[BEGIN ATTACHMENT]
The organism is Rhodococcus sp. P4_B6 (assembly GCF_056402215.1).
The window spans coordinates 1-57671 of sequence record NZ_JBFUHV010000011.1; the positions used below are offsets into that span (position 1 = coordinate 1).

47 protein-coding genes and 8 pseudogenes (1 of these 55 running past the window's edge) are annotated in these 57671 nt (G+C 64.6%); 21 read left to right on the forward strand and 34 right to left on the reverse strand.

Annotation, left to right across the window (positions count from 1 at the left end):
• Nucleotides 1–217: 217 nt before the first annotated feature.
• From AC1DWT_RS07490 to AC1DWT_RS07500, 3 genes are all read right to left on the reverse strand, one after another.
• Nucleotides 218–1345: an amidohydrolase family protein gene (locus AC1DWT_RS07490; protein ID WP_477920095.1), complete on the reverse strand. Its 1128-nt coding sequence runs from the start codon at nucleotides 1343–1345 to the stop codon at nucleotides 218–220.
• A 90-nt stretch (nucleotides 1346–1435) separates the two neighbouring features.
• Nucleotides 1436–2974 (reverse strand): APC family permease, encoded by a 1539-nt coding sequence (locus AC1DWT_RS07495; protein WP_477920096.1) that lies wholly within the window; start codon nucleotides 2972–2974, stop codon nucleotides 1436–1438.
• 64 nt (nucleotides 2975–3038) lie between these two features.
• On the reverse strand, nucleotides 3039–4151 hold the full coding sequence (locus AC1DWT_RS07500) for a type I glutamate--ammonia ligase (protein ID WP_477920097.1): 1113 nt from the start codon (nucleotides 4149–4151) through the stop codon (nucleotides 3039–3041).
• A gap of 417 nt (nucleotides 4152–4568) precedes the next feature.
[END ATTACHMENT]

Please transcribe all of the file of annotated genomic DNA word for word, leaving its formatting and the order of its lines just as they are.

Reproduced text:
The organism is Rhodococcus sp. P4_B6 (assembly GCF_056402215.1).
The window spans coordinates 1-57671 of sequence record NZ_JBFUHV010000011.1; the positions used below are offsets into that span (position 1 = coordinate 1).

47 protein-coding genes and 8 pseudogenes (1 of these 55 running past the window's edge) are annotated in these 57671 nt (G+C 64.6%); 21 read left to right on the forward strand and 34 right to left on the reverse strand.

Annotation, left to right across the window (positions count from 1 at the left end):
• Nucleotides 1–217: 217 nt before the first annotated feature.
• From AC1DWT_RS07490 to AC1DWT_RS07500, 3 genes are all read right to left on the reverse strand, one after another.
• Nucleotides 218–1345: an amidohydrolase family protein gene (locus AC1DWT_RS07490; protein ID WP_477920095.1), complete on the reverse strand. Its 1128-nt coding sequence runs from the start codon at nucleotides 1343–1345 to the stop codon at nucleotides 218–220.
• A 90-nt stretch (nucleotides 1346–1435) separates the two neighbouring features.
• Nucleotides 1436–2974 (reverse strand): APC family permease, encoded by a 1539-nt coding sequence (locus AC1DWT_RS07495; protein WP_477920096.1) that lies wholly within the window; start codon nucleotides 2972–2974, stop codon nucleotides 1436–1438.
• 64 nt (nucleotides 2975–3038) lie between these two features.
• On the reverse strand, nucleotides 3039–4151 hold the full coding sequence (locus AC1DWT_RS07500) for a type I glutamate--ammonia ligase (protein ID WP_477920097.1): 1113 nt from the start codon (nucleotides 4149–4151) through the stop codon (nucleotides 3039–3041).
• A gap of 417 nt (nucleotides 4152–4568) precedes the next feature.